A Thousand Splendid Suns
As a reader, the question “What to pick next?” always confused me. However, I was determined to take up fiction (I am generally averse to fiction) this time and, an obvious choice was A Thousand Splendid Suns by Khaled Hosseini. I mentioned it as an obvious choice because of two reasons. One, this has been a long-pending book on my reading list and, second I loved reading The Kite Runner a few years ago.
I have no intentions to write a review for the book. It is one of the highest-rated books that make a permanent mark on the reader’s mind. I decided to jot down a few words here in light of the recent political developments in Afghanistan. The United States army is retreating from Afghanistan and the Taliban has started gripping the country again. Sensing the not-so-good political atmosphere, India withdrew its diplomats last day. The daily news from the country is not so promising or encouraging. The reader of this book will be able to relate to why countries withdraw their diplomats and citizens from Afghanistan.
The story in A Thousand Splendid Suns is set against the tumultuous history of Afghanistan. It depicts the lives of Afghans through the Soviet Invasion, Taliban rule and post-Taliban rebuilding of the country. The struggle of Laila and Mariam for survival depicts the state of affairs, especially during the Taliban rule in Afghanistan.
Pages 270 and 271 sums up their struggle for life – a huge list of forbidden things/activities – singing, dancing, kite flying, playing cards, playing chess, writing books, watching films, painting pictures, attending schools … the list goes on. Women were not allowed to show their faces or attend schools. The last statement told, “Listen. Listen well. Obey”.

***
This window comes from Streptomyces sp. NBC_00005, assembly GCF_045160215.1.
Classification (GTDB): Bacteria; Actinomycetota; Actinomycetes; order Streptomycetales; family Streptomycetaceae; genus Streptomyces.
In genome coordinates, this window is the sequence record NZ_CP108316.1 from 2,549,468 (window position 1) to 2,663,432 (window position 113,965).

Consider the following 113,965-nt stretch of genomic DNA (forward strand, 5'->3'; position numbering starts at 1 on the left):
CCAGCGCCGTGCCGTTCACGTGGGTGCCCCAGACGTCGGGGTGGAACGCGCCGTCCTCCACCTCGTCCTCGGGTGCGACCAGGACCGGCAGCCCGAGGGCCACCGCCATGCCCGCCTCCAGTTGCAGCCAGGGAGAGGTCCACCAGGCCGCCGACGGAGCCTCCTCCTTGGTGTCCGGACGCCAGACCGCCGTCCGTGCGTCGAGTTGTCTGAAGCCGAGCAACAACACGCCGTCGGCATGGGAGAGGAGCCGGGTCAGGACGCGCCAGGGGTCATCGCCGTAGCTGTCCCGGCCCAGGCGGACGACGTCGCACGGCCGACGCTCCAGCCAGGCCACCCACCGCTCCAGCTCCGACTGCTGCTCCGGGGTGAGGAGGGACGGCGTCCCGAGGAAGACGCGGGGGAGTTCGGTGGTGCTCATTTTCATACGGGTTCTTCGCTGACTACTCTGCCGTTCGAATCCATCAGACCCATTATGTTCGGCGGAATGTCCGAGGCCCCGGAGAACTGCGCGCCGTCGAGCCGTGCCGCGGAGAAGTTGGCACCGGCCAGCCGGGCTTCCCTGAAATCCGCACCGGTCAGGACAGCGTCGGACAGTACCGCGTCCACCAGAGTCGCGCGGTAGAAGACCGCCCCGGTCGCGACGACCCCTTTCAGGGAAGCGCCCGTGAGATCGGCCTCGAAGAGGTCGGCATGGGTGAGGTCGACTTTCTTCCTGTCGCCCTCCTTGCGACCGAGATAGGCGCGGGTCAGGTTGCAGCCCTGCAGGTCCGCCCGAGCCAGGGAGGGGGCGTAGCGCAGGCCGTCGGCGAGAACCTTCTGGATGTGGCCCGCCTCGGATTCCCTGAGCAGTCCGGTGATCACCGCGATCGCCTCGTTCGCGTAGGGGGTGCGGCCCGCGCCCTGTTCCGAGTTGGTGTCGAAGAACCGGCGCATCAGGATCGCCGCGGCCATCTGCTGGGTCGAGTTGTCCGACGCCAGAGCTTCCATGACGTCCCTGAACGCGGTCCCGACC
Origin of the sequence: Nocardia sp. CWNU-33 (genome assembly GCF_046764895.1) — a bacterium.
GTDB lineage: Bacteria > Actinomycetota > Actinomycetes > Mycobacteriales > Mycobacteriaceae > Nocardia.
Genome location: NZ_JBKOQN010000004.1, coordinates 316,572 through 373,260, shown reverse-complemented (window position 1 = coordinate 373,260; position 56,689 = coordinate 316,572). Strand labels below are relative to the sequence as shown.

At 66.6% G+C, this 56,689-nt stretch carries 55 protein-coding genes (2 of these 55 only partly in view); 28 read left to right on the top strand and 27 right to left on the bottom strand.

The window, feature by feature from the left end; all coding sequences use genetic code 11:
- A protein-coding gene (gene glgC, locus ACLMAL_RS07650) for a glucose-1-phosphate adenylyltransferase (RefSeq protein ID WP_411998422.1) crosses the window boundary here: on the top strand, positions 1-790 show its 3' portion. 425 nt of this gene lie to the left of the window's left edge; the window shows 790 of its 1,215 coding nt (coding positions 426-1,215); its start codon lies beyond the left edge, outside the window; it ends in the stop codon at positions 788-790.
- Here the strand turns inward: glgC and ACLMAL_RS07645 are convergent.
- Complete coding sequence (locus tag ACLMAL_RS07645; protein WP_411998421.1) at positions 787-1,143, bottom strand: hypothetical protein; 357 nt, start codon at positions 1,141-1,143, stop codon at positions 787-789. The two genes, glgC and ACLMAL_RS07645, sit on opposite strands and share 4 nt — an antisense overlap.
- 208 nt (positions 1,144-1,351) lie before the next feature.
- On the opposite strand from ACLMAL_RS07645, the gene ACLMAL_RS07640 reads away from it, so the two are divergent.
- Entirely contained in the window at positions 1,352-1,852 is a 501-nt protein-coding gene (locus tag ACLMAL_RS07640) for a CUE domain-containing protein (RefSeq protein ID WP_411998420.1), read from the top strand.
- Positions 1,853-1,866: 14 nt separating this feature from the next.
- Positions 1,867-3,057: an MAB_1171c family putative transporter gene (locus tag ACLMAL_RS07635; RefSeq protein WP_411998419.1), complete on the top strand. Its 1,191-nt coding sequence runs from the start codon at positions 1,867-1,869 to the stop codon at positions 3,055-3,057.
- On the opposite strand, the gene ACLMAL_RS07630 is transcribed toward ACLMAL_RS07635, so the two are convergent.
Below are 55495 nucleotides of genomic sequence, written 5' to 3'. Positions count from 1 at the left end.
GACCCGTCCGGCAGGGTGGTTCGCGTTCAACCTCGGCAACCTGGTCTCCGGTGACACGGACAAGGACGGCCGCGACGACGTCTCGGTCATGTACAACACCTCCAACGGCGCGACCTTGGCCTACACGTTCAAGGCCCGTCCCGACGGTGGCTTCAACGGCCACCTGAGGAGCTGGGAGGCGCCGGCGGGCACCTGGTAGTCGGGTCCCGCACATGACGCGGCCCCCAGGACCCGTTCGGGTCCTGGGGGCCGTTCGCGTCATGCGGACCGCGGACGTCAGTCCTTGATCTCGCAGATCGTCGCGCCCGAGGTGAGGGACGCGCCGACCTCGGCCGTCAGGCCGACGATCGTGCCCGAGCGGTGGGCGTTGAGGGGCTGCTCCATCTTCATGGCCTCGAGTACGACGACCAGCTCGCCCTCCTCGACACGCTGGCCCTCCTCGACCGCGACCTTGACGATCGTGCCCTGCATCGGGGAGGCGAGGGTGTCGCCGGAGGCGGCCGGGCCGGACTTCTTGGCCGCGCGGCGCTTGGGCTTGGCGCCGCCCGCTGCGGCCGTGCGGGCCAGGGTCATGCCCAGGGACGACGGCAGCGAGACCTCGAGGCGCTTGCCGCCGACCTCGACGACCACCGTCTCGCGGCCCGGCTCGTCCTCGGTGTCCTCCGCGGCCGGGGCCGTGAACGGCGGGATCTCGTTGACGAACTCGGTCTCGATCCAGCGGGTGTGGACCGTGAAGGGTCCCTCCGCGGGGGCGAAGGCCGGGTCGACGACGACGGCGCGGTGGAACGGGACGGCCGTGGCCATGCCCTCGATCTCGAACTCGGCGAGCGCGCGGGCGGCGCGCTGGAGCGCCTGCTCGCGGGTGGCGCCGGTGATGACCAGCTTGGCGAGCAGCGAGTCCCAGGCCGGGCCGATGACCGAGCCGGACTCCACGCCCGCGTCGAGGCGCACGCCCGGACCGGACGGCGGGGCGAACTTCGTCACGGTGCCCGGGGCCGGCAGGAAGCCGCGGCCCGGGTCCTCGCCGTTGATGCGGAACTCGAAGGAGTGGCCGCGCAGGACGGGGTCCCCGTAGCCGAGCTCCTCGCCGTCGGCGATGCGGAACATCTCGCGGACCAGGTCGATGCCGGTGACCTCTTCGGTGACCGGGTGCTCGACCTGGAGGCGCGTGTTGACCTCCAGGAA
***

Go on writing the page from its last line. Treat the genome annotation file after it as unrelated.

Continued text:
The recent news from Afghanistan disturbs me, is it heading towards chaos as described in the story? I sincerely hope that it doesn’t. United Nations and the world should strive to help Afghanistan come out of war and embrace peace.
Each of you, a bordered country,
Delicate and strangely made proud,
Yet thrusting perpetually under siege.
Your armed struggles for profit
Have left collars of waste upon
My shore, currents of debris upon my breast.
Yet today I call you to my riverside,
If you will study war no more. Come,
Clad in peace, and I will sing the songs
The Creator gave to me when I and the
Tree and the rock were one.
– On The Pulse of Morning, Maya Angelou